Determine use cases for and configure VMware DirectPath I/O
The main use case for implementing Direct Path I/O for a NIC is to support extremely heavy workloads within a VM when other solutions like a dedicated vSwitch with dedicated physical NICs for the VM are insufficient.
To configure Direct Path I/O follow the following steps:
- Select Configuration > Hardware > Advanced Settings (on an ESXi Host)
- Select “Configure Passthrough
- Select what you want to mark as a passthrough device
- Click OK
- Right click and edit a VM
- Add a PCI Device and choose the device you marked as Passthrough on the previous steps
Determine requirements for and configure NPIV
N-Port ID Virtualisation (NPIV) is used if you want a VM to be assigned an addressable World Wide Port Name (WWPN) within a SAN.
NPIV only works if the VM has an RDM and the HBA and Switch are NPIV aware.
To configure Direct Path I/O follow the following steps:
- Select and Edit the VM to be assigned WWPNs
- Select “Options”
- Highlight Fibre Channel NPIV
- Untick the “Temporarily Disable NPIV for this Virtual machine”
- Toggle the “Generate new WWNs” radio button and use the drop downs to configure the number of WWPNs and WWNNs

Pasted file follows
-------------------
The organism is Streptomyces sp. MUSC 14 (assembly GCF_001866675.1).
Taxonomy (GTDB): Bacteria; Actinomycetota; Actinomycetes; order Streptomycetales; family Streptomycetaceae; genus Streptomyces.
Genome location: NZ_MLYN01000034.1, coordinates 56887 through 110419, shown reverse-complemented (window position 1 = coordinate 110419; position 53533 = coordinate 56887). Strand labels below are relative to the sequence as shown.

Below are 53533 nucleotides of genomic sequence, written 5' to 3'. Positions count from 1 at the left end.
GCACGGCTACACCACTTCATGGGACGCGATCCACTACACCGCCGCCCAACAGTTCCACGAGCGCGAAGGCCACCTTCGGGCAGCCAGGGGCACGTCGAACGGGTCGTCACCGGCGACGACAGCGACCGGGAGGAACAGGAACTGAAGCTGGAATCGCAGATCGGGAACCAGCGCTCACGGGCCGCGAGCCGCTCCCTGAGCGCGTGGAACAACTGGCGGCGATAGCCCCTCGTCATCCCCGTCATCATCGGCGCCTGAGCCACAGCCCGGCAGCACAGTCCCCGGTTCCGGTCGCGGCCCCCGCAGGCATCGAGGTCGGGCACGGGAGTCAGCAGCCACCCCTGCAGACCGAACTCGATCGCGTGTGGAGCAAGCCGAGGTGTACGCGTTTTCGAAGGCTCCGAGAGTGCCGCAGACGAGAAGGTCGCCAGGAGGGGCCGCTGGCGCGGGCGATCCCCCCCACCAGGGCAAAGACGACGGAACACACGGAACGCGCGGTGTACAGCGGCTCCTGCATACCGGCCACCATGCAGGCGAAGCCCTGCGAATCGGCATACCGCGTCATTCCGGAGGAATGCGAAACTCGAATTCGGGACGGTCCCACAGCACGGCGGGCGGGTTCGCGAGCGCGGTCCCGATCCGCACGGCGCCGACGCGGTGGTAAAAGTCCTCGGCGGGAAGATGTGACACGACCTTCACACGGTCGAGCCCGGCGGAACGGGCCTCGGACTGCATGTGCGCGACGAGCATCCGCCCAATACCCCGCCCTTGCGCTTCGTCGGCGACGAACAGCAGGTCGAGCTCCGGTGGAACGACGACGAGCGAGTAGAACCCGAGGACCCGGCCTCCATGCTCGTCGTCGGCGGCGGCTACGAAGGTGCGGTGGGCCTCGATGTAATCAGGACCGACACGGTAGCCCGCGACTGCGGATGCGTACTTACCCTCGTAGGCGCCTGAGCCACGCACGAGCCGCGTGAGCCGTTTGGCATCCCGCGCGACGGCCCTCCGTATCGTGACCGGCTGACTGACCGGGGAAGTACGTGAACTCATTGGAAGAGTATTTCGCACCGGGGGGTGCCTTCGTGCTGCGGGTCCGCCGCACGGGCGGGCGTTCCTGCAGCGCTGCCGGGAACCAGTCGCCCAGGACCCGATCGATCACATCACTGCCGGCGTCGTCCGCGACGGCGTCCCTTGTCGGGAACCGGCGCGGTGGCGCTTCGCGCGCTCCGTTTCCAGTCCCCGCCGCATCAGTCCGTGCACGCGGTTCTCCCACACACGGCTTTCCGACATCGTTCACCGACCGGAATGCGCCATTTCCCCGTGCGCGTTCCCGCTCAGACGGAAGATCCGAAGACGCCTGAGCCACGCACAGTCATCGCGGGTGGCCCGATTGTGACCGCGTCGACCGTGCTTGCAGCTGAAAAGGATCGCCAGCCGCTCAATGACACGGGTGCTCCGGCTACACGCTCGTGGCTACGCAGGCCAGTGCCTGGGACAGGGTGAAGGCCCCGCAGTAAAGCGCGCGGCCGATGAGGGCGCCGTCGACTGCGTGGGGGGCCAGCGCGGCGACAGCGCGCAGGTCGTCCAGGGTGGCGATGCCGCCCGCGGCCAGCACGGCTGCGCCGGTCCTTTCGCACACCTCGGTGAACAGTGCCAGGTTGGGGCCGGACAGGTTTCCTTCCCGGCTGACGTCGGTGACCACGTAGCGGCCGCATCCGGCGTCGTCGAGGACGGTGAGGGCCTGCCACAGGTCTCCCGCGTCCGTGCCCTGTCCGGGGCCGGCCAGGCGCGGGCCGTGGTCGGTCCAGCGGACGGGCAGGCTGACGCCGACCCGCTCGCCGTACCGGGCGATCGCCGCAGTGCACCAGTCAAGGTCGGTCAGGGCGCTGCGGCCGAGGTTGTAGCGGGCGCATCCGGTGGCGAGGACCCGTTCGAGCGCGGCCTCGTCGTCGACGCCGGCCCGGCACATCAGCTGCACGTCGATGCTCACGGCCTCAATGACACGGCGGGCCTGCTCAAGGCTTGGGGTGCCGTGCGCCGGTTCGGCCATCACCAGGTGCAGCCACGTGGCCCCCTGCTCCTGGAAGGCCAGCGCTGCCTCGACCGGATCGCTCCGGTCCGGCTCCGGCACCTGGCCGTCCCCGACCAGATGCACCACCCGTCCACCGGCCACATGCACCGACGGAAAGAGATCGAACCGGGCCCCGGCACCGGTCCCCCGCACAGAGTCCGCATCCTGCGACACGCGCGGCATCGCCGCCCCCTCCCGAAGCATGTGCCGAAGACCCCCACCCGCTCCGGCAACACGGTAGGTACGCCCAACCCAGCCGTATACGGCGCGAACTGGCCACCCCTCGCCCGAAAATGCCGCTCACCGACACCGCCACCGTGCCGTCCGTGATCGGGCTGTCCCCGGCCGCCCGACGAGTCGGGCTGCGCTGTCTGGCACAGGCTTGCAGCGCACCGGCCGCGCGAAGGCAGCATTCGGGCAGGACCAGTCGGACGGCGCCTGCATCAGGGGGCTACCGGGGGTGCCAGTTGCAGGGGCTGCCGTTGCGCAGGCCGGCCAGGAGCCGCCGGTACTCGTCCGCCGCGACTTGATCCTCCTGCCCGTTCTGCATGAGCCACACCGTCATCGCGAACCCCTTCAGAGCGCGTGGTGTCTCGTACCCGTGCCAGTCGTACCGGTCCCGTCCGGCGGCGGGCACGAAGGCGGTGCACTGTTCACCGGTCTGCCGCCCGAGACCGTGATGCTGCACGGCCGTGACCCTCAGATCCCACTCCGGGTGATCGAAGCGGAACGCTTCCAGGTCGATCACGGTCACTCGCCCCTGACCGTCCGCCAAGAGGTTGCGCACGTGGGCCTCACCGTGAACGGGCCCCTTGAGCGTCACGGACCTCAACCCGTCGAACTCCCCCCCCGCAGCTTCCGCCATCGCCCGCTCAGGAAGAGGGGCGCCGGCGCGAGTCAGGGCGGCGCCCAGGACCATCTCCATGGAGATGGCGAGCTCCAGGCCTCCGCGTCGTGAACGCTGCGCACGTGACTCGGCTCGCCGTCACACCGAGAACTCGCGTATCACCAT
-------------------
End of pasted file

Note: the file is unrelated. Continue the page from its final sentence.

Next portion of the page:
- Click ok (the next time you edit the VM the WWPN/WWNNs will be displayed)
Understand use cases for Raw Device Mapping
- Microsoft Clustering may require a “Quorum” RDM
- Applications that need to communicate directly with the SAN (SRM)
Configure vCenter Server storage filters
vSphere provides four storage filters that can affect the actions of vCenter when scanning storage. Without these filters an administrator would be able to create a datastore with a LUN already marked as a datastore or RDM, is already in the process of being scanned by another host (post datastore creation on a different host) or that is not compatible storage.
These four filters are:
RDM Filter – Filters out LUNs that have been claimed as RDMs. This filter needs to be disabled when setting up a Microsoft cluster and attaching an RDM to multiple VMs.
VMFS Filter – Filters out LUNs that have claimed as VMFS datastores.
Host Rescan Filter – By Default when a datastore is created an automatic rescan of all hosts attached to the vcenter is carried out. This setting can be disabled if, for example, you are adding 1000 new datastores via PowerCLI you would want the rescan to complete after the storage is created.
Same Host and Transport Filter – This filters out LUNs that cannot be used as VMFS Extents due to host or storage incompatabiliy. An example of this would be a LUN that is not presented to all hosts in the cluster, this LUN could not be used as an extent.
To disable these filters follow these steps:
- On the VIClient browse to Administration > vCenter Settings > Advanced Settings
Note: To disable the filter a new advanced setting must be created (they are not listed by default)
- Enter either:
- config.vpxd.filter.vmfsFilter – false
- config.vpxd.filter.rdmFilter – false